Rabbinic Judaism assumes there is always a human biological father.
Again, the specific legal term mamzer doesn't mean "out of wedlock." It means "the product of two Jews whose union was adulterous or incestuous." (For certain categories of "incestuous.")
If a married pregnant becomes pregnant while her husband's been away at sea for over a year, we assume that there is a biological father who is not her husband.
(We give it up to one year; there are bell curves that show some fraction of a percentage of pregnancies [not necessarily viable ones] that can go up to that long.)
Absent any other information, though, the child would not have the specific laws of a mamzer: if a Jewish married woman has an affair with a non-Jewish man, the resulting child does not have the rules of a mamzer. That penalty was instituted specifically for the case where both biological parents were Jewish. In today's world it's more often likely the biological father is a non-Jew.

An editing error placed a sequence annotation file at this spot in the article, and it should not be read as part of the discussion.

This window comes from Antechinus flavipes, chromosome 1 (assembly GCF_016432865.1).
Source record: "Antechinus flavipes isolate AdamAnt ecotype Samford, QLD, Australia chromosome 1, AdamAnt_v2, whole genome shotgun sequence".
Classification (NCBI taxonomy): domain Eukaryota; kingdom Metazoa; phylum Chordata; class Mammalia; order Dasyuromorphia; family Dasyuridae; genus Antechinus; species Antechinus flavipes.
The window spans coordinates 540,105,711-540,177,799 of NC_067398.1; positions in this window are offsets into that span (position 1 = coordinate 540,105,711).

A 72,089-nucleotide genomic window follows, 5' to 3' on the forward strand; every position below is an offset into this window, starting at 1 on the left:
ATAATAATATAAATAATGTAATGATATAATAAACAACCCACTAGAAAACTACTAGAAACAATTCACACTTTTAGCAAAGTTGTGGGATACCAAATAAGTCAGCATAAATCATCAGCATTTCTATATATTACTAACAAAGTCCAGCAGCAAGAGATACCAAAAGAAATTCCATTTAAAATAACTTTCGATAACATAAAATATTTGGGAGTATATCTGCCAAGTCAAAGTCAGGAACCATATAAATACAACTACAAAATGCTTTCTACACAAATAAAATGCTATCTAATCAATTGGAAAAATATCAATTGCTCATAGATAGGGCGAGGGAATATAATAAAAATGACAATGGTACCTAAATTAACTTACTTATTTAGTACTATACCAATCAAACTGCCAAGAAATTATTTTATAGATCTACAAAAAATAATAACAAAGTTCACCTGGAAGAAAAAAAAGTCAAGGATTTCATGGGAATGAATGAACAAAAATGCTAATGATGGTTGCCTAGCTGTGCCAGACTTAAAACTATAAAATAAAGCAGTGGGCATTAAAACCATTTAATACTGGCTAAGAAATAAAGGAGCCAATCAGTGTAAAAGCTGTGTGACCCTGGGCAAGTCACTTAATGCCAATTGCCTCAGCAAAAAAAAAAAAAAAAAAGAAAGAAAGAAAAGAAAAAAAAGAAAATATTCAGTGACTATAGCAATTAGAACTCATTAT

There's also discussion about the possibility of artificial insemination (the Talmud talks about the theoretical case where there was sperm in the bath water) or in-vitro fertilization. 20th Century rabbinic authorities debated whether a mamzer is generated by this scenario, if the mother was married and the sperm donor is a Jewish man not married to her. If a single woman gets artificially inseminated it's not a product of "adultery", so the child is again not a mamzer per se.
Absent any other information, we don't need to go there because maybe the biological father isn't Jewish.
Contemporary Jewish medical ethicists have discussed if we can prove via DNA that someone's biological parentage is a married Jewish woman and a specific Jewish man who wasn't her husband, would that give the child the status of mamzer or would we still allow for the possibility of artificial insemination / IVF. (Of course if we knew she'd undergone fertility treatments, a lab mix-up is certainly plausible.)